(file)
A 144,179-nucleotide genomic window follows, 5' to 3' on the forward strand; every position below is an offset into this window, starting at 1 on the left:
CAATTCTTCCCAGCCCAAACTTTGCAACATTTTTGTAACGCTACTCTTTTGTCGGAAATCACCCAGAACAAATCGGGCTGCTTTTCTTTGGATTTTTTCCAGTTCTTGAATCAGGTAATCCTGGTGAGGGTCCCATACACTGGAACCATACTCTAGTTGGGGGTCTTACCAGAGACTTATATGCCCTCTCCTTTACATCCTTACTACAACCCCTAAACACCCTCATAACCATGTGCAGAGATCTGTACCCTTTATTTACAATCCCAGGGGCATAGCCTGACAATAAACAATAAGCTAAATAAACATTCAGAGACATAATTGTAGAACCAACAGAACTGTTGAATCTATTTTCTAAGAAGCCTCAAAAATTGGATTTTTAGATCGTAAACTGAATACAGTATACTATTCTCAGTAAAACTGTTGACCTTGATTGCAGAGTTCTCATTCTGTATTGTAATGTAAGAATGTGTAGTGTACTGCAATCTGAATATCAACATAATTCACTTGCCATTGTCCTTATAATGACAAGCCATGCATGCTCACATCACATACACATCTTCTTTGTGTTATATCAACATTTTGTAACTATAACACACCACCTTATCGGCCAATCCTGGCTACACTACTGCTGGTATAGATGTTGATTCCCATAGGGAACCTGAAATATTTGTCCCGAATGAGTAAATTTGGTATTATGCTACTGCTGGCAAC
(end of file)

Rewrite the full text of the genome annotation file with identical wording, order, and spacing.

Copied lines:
A 144,179-nucleotide genomic window follows, 5' to 3' on the forward strand; every position below is an offset into this window, starting at 1 on the left:
CAATTCTTCCCAGCCCAAACTTTGCAACATTTTTGTAACGCTACTCTTTTGTCGGAAATCACCCAGAACAAATCGGGCTGCTTTTCTTTGGATTTTTTCCAGTTCTTGAATCAGGTAATCCTGGTGAGGGTCCCATACACTGGAACCATACTCTAGTTGGGGGTCTTACCAGAGACTTATATGCCCTCTCCTTTACATCCTTACTACAACCCCTAAACACCCTCATAACCATGTGCAGAGATCTGTACCCTTTATTTACAATCCCAGGGGCATAGCCTGACAATAAACAATAAGCTAAATAAACATTCAGAGACATAATTGTAGAACCAACAGAACTGTTGAATCTATTTTCTAAGAAGCCTCAAAAATTGGATTTTTAGATCGTAAACTGAATACAGTATACTATTCTCAGTAAAACTGTTGACCTTGATTGCAGAGTTCTCATTCTGTATTGTAATGTAAGAATGTGTAGTGTACTGCAATCTGAATATCAACATAATTCACTTGCCATTGTCCTTATAATGACAAGCCATGCATGCTCACATCACATACACATCTTCTTTGTGTTATATCAACATTTTGTAACTATAACACACCACCTTATCGGCCAATCCTGGCTACACTACTGCTGGTATAGATGTTGATTCCCATAGGGAACCTGAAATATTTGTCCCGAATGAGTAAATTTGGTATTATGCTACTGCTGGCAAC